I am using a throw-away account for this post. I have been meaning to do a post to tell my story for a couple of years now, and finally am following through with it. It is my hope that fellow students and analysts will gain some insight and perspective from my experience.
I had always wanted to work in finance, since I was 14 I was looking at stocks and reading about investing. During my time in high school, while most of my friends were socializing during our open periods, I would be in the computer lab listening in to company conference calls. (just to give a background, I was THAT finance nerd)
Non-target / Manifest destiny
Due to the recession my college selection was limited to in-state tuition universities, so I went to the flagship state school, which although was well regarded for the metro-area I was in, it was VERY non-target for finance positions in NYC. That didn't really matter though, much like the settlers who came to America, I felt I had a certain level of manifest destiny. Where my peers were content with the opportunities provided at my school (girls, partying, decent enough grades), I was always looking for ways to improve myself and this helped when it came to recruiting for my junior.
Finding my competition
I had never been to New York until my first. It was a profound experience, meeting fellow students from more reputable schools, whom were all most likely smarter than me academically speaking. I thought to myself, this is my competition, and I was so excited to be there.
When the dust had settled, I had applied to between 80 and 100 internships across the U.S., at commercial banks, insurance co, investment banks, real estate companies, etc. I had zero offers, until the very last one, where I received an offer for a top BB in their S&T division. It was a dream come true, and I had been mentally preparing for that day for many years.
I started my internship off in the best of manner, and was well liked by my floor. I was even communicated a verbal full-time offer half way through the internship. I had it all. I loved working with the people in the group, but the product was very dull and boring and I didnt think I would be happy doing that full-time, so I politely asked to be moved to another group mid-way through the summer. They were very accomodating and I got to sit with 3 other groups, looking for that ideal role.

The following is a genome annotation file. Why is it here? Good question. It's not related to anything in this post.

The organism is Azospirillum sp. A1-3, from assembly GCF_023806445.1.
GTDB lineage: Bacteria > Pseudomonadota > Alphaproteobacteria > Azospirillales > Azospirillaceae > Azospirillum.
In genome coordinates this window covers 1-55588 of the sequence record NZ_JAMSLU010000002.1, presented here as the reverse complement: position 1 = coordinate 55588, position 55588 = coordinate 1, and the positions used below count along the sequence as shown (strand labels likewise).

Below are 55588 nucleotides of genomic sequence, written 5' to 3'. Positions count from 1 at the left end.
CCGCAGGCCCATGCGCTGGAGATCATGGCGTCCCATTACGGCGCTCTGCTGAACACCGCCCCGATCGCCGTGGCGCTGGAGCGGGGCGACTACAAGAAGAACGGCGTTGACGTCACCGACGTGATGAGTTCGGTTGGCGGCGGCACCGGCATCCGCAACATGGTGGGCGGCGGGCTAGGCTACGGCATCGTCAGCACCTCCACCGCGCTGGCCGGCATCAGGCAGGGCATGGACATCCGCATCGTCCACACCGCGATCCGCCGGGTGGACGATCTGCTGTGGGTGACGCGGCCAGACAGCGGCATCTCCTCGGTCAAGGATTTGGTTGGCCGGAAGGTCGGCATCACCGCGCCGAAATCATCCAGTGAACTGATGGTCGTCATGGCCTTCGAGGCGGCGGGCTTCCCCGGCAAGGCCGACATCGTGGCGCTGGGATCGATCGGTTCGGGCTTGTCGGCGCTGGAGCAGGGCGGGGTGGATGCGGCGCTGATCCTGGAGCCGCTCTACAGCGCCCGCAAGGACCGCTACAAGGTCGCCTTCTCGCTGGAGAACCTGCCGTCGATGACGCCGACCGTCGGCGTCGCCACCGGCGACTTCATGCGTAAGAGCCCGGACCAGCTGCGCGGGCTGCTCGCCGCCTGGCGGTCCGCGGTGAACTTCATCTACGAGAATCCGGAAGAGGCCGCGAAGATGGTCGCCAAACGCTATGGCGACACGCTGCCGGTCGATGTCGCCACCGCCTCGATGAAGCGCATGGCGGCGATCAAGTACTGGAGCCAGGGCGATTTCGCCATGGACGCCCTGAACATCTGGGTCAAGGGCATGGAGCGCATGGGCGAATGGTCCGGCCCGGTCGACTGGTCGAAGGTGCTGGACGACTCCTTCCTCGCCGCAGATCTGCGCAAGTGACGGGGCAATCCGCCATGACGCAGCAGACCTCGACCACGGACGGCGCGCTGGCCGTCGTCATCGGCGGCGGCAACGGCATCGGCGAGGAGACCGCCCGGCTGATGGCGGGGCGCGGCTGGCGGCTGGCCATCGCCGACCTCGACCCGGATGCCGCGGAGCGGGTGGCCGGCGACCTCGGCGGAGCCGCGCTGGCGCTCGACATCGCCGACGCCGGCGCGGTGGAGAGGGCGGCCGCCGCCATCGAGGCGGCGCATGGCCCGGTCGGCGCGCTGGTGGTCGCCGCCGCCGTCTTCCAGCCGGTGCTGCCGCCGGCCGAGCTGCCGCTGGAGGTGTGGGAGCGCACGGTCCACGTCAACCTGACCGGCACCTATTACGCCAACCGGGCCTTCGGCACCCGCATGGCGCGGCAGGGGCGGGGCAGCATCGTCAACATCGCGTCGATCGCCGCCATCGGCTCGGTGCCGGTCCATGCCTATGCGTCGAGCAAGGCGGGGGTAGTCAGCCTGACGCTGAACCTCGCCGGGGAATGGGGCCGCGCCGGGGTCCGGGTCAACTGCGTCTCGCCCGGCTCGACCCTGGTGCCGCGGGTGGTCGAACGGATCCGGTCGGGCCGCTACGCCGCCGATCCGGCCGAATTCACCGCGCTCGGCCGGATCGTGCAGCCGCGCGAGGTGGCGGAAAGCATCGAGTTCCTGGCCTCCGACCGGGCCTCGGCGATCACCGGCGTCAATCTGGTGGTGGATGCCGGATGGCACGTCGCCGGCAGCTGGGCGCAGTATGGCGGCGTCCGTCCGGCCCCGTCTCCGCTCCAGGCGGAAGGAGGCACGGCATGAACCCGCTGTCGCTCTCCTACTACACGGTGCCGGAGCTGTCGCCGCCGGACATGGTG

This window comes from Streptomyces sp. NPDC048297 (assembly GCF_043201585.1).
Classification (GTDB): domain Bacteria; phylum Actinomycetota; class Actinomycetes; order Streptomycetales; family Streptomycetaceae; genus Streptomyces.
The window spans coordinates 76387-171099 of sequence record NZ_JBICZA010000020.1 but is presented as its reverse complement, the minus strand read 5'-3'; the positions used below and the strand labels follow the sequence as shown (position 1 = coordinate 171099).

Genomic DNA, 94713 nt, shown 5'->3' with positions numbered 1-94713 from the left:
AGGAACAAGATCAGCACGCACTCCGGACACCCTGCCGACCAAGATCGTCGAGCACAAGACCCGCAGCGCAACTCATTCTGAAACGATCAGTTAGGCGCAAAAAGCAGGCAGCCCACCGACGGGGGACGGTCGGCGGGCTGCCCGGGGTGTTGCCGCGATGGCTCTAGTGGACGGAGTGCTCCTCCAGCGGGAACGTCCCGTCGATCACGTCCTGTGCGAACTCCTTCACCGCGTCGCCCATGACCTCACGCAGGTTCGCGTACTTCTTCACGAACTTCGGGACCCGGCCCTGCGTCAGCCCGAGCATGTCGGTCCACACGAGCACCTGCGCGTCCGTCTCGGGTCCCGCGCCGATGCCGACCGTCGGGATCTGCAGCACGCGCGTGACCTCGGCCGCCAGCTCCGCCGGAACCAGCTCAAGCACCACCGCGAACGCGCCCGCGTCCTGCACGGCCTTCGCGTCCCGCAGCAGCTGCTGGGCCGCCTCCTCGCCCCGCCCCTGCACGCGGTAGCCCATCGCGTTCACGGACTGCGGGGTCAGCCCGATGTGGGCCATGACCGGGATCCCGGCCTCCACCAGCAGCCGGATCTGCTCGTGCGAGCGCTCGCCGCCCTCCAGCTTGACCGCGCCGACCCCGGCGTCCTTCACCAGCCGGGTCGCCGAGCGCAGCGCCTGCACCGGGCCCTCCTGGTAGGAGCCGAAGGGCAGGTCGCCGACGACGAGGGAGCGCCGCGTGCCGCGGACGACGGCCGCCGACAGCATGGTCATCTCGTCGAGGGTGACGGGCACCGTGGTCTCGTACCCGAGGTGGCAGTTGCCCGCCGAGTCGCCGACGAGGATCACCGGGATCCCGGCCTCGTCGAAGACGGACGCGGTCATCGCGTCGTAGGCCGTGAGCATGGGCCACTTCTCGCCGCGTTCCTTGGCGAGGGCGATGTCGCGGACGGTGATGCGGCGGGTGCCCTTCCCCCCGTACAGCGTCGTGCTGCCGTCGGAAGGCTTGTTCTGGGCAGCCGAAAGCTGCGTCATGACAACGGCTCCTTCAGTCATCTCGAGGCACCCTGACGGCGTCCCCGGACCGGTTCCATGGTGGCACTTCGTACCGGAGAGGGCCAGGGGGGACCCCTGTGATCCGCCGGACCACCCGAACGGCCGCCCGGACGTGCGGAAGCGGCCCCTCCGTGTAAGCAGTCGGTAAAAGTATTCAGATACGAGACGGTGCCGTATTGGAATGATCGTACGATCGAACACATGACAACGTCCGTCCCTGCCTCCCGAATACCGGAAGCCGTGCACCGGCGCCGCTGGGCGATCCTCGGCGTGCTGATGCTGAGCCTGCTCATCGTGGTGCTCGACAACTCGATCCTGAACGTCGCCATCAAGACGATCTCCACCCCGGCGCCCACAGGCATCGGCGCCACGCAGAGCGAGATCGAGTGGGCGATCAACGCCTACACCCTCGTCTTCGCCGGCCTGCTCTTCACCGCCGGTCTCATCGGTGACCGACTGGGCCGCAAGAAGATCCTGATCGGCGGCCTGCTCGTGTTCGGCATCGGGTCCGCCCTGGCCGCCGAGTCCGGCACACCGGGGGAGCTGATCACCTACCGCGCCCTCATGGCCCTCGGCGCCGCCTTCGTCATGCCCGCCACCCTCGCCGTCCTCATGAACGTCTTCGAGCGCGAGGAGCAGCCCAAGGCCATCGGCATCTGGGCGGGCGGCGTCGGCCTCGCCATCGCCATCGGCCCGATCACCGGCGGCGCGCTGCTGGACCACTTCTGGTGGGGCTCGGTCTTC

No return offer...
The summer came to an end, and I was left empty handed, with no offer. I was so disappointed in myself, the last few weeks of the internship, I remember going off into the bathroom to cry because everything I had been working towards was evaporating into thin air. My ideal vision for myself (FT in NYC working in the markets)was no longer going to happen. I came back for my senior year of college, completely burned out, and not wanting to interview or recruit for a FT job thereafter. I still applied for roughly 50-100 roles, but came back empty handed, New York was out of the question as I don't believe I even got a single first round interview for firms out east.
The 2 year slump begins
This is when a 2 year slump began, I lost the fire and drive that I once had for finance and became largely indifferent towards everything. Thats the problem with competitive overachievers, when you don't achieve, you really feel it.
I graduated from my university with no job in hand, and despite getting to the final round at a very well regarded option MM group in chicago, I ultimately had nada, it was a very shitty feeling. I was regarded as the one in my friend group who was head and shoulders above everyone else, and destined for success, and yet I had nothing to show for it while everyone else had multiple job offers in our city.
Landed a job
Fast forward 10 months, and I finally had a role at a fund in NYC. I am still processing my overall opinion of that experience, I recently was let go due our lack of profitability, and am now searching for a new role. I am not nearly as distraught as I was before (senior year looking for a FT job), and am in fact, taking funemployment in stride.
I basically just wrote whatever came to me, so the thoughts may be a bit random. There really wasn't a purpose beyond telling my story, hopefully some of you may find it valuable.
I have definitely matured since college, I no longer feel defined by my job (i still do, a little bit, but not nearly as much as before), and I am no longer so focused on the whole preftige of high-finance as I am now more focused on finding a role that I enjoy and has interesting work.
Advice to my freshman self
If I could go back and tell my freshman self some advice, it would be to not take things so seriously, and that I'll never be happy if I am constantly comparing myself to others. Your job doesn't define you, and realistically nobody should care what you do, its about how you are as a person, the sooner you learn that, the sooner you can move on with your life.
Happy to answer any questions.